Complex systems are not static; they’re always changing in response to changing conditions inside and outside them. They are in a continuous state of becoming; a snapshot of a system at any moment in time will quickly be out of date as the system keeps evolving.

Consider the Wikipedia. During the time it takes for your web browser to download and display a Wikipedia article, many changes have occurred to the site. New articles have been added, existing articles have changed (including, perhaps, even the article you’re downloading!), new links created between existing articles, etc. The article you’re seeing is a small snapshot of an evolving system; if you were to download the entire the Wikipedia to your computer, your copy would be obsolete by the time it finished downloading.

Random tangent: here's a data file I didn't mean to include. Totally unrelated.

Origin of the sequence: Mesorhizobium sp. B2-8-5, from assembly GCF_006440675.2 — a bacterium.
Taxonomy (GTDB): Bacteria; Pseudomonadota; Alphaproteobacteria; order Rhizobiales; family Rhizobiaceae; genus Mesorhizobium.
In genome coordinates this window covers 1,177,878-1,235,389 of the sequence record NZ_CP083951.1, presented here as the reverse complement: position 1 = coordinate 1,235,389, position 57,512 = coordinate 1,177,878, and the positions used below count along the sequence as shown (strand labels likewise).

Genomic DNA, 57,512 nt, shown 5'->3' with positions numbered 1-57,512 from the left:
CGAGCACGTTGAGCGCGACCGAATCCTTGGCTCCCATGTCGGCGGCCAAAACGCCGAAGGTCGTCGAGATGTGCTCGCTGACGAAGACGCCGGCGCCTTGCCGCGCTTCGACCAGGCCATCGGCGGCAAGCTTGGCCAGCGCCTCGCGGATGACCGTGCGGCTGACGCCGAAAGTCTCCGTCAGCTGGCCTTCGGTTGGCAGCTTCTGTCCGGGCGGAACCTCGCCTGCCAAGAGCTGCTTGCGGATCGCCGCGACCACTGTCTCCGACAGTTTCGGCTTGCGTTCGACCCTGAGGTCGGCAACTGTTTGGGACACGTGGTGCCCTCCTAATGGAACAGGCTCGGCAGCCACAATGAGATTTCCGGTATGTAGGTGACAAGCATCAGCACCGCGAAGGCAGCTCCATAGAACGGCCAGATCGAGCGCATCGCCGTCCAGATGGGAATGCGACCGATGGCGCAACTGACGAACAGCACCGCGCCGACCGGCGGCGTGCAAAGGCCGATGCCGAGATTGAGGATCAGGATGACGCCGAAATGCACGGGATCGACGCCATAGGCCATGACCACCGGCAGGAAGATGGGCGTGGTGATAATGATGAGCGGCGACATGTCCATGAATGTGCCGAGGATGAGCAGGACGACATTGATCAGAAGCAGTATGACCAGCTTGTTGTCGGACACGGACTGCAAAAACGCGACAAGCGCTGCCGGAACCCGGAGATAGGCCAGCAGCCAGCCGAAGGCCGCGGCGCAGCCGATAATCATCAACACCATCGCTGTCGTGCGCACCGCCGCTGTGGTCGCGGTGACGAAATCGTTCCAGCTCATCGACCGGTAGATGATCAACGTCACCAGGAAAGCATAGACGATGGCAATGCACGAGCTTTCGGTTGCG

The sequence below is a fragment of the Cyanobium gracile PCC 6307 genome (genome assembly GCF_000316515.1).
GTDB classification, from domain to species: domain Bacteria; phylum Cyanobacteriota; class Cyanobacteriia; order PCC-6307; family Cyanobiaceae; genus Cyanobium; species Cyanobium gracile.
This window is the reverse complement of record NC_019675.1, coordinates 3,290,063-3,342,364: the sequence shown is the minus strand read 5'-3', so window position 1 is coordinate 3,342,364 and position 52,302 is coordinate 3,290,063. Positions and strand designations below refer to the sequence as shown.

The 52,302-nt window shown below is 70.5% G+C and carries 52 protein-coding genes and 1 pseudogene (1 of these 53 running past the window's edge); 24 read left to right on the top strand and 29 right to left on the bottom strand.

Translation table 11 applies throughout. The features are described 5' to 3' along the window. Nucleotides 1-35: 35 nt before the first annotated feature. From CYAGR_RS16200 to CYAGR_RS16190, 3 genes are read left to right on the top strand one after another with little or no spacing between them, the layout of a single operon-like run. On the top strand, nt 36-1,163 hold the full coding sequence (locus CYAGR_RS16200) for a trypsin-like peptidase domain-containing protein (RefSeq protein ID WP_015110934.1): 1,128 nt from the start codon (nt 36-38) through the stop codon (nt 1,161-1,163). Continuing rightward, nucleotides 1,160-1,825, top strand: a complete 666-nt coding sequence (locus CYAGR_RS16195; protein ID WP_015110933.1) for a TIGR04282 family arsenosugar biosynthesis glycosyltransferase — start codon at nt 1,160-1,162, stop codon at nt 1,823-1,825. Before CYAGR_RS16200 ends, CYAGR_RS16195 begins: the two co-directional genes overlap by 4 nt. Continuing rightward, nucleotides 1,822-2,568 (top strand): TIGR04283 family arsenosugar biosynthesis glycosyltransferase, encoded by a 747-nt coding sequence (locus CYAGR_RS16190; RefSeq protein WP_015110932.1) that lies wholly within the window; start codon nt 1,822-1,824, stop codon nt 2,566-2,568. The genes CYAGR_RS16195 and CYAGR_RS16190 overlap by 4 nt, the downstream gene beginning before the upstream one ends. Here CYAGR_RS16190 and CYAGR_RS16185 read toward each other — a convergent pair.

Complex systems ask of designers that we give up notions of control over their final form. Instead, we must adopt an attitude of perpetual prototyping: an understanding that the system we’re designing will soon move on from its initial state to other states that we are ill-equipped to predict from the start.We must develop the ability to understand this evolving system clearly: its structural configuration, the forces acting upon it, the outcomes it produces, and more. Doing so is essential if we are to act skillfully upon its structure and behavior.